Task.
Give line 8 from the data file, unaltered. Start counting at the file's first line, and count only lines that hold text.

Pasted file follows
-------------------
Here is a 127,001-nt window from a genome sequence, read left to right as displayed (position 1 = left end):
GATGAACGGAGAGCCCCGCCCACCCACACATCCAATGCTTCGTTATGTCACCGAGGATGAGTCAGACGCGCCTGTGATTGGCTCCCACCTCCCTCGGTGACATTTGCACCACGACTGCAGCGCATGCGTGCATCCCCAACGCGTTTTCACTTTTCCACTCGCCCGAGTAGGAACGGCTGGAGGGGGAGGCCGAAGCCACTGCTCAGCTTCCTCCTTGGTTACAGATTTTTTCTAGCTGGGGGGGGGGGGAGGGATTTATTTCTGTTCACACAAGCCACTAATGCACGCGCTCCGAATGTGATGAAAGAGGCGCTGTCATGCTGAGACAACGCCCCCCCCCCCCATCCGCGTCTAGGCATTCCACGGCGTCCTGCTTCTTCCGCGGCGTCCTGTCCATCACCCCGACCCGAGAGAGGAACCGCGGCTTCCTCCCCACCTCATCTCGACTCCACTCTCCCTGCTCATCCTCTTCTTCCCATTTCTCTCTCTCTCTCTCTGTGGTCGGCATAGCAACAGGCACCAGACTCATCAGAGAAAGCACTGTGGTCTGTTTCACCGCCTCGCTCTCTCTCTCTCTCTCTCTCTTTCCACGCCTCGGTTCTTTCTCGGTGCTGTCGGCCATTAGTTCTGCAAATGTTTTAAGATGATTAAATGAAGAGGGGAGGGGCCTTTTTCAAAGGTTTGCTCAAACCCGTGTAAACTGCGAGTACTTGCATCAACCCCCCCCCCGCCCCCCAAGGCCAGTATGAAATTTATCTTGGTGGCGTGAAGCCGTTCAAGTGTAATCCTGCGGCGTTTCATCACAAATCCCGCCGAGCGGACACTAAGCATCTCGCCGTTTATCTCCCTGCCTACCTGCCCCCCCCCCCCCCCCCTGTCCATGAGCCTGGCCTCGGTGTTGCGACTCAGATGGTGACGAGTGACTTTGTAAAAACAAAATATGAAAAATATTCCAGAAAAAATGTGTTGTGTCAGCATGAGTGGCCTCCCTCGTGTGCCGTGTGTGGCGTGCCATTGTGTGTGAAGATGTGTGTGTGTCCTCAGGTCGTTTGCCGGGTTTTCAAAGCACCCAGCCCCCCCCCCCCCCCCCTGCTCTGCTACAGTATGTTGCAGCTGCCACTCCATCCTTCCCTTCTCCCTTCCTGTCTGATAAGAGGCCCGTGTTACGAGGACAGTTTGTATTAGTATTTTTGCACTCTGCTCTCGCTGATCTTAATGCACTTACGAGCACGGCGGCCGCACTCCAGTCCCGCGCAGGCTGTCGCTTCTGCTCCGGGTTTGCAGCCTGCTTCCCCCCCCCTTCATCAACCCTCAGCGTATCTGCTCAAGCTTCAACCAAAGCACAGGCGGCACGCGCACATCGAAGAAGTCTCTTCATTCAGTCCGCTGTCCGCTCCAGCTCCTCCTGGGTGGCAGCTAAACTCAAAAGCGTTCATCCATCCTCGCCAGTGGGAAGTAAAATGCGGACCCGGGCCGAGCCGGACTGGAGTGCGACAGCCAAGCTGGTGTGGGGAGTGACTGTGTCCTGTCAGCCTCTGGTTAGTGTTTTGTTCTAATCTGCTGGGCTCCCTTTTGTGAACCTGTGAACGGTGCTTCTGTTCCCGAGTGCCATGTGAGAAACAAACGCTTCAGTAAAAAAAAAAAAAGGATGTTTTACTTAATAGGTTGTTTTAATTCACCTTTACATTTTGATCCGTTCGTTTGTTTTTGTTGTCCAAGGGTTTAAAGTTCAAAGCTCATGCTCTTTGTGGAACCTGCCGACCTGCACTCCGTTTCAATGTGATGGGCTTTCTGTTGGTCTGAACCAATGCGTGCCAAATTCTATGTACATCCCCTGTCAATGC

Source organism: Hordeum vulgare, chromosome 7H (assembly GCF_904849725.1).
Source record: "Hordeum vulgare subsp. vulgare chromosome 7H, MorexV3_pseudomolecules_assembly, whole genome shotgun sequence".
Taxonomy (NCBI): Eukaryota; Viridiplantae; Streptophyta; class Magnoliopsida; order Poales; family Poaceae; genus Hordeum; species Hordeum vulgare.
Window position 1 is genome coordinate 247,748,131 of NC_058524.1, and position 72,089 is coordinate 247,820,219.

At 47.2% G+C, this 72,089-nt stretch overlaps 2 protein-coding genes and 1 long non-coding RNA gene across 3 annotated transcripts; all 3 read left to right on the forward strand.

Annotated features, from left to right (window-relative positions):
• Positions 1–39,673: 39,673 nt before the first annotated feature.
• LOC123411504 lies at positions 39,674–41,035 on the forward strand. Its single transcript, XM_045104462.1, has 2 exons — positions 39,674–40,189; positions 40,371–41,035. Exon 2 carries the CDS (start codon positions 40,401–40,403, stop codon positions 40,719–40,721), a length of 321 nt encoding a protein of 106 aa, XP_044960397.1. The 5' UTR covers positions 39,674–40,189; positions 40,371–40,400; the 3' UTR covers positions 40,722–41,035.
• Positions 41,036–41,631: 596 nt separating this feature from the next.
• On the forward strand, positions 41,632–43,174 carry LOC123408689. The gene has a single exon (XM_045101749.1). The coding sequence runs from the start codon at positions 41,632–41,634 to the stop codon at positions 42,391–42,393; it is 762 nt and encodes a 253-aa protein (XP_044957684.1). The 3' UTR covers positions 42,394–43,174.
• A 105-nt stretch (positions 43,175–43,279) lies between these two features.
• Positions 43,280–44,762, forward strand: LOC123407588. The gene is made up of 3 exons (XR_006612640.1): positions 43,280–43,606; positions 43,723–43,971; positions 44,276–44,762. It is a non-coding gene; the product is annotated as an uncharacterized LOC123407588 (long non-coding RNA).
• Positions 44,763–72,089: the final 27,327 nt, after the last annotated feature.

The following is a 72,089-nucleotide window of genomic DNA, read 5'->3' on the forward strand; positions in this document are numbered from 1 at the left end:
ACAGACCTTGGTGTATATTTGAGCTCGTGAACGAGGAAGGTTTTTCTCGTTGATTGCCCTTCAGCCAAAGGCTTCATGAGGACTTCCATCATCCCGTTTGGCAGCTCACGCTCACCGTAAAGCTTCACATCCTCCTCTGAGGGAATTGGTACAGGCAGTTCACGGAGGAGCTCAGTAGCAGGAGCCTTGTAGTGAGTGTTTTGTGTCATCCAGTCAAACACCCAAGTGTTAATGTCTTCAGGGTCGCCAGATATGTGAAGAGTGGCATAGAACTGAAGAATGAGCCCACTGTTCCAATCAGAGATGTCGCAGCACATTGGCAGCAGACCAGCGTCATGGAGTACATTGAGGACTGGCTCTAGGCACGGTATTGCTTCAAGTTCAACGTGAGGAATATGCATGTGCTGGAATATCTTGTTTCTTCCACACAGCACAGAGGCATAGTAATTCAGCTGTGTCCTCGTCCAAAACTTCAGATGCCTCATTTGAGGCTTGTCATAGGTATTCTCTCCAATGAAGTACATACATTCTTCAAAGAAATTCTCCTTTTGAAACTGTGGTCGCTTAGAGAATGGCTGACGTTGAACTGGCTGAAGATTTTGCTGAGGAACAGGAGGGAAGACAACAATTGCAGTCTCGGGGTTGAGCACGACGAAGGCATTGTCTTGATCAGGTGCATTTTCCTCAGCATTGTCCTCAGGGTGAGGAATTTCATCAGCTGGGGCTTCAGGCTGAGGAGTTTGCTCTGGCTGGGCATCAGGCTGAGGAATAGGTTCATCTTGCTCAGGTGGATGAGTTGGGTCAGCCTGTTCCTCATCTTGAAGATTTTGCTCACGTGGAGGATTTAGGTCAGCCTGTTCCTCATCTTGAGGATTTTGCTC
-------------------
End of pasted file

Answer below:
Annotated features, from left to right (window-relative positions):